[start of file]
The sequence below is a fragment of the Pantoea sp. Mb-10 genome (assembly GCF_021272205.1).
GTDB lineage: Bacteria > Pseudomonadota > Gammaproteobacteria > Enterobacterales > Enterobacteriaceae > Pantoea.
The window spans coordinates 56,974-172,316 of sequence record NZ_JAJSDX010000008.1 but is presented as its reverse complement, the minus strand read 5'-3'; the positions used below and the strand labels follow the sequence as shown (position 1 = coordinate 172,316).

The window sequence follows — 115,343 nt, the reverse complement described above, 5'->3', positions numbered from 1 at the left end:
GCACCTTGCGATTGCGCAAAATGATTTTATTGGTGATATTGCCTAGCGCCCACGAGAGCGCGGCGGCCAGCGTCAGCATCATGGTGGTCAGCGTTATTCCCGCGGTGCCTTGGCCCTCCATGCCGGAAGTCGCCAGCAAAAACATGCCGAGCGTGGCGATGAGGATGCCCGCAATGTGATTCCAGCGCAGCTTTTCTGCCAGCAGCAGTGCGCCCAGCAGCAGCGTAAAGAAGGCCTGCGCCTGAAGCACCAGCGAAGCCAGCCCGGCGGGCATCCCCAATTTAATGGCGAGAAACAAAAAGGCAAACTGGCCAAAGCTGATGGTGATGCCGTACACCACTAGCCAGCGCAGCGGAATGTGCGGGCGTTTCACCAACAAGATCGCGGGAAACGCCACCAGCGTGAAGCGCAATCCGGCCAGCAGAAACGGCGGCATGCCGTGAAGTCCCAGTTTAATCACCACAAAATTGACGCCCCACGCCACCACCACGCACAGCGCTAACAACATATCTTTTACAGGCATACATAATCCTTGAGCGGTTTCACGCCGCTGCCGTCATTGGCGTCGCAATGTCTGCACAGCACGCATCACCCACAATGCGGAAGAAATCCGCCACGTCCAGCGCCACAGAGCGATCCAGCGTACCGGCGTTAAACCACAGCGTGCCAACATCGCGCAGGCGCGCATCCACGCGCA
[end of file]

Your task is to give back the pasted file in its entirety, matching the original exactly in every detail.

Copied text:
The sequence below is a fragment of the Pantoea sp. Mb-10 genome (assembly GCF_021272205.1).
GTDB lineage: Bacteria > Pseudomonadota > Gammaproteobacteria > Enterobacterales > Enterobacteriaceae > Pantoea.
The window spans coordinates 56,974-172,316 of sequence record NZ_JAJSDX010000008.1 but is presented as its reverse complement, the minus strand read 5'-3'; the positions used below and the strand labels follow the sequence as shown (position 1 = coordinate 172,316).

The window sequence follows — 115,343 nt, the reverse complement described above, 5'->3', positions numbered from 1 at the left end:
GCACCTTGCGATTGCGCAAAATGATTTTATTGGTGATATTGCCTAGCGCCCACGAGAGCGCGGCGGCCAGCGTCAGCATCATGGTGGTCAGCGTTATTCCCGCGGTGCCTTGGCCCTCCATGCCGGAAGTCGCCAGCAAAAACATGCCGAGCGTGGCGATGAGGATGCCCGCAATGTGATTCCAGCGCAGCTTTTCTGCCAGCAGCAGTGCGCCCAGCAGCAGCGTAAAGAAGGCCTGCGCCTGAAGCACCAGCGAAGCCAGCCCGGCGGGCATCCCCAATTTAATGGCGAGAAACAAAAAGGCAAACTGGCCAAAGCTGATGGTGATGCCGTACACCACTAGCCAGCGCAGCGGAATGTGCGGGCGTTTCACCAACAAGATCGCGGGAAACGCCACCAGCGTGAAGCGCAATCCGGCCAGCAGAAACGGCGGCATGCCGTGAAGTCCCAGTTTAATCACCACAAAATTGACGCCCCACGCCACCACCACGCACAGCGCTAACAACATATCTTTTACAGGCATACATAATCCTTGAGCGGTTTCACGCCGCTGCCGTCATTGGCGTCGCAATGTCTGCACAGCACGCATCACCCACAATGCGGAAGAAATCCGCCACGTCCAGCGCCACAGAGCGATCCAGCGTACCGGCGTTAAACCACAGCGTGCCAACATCGCGCAGGCGCGCATCCACGCGCA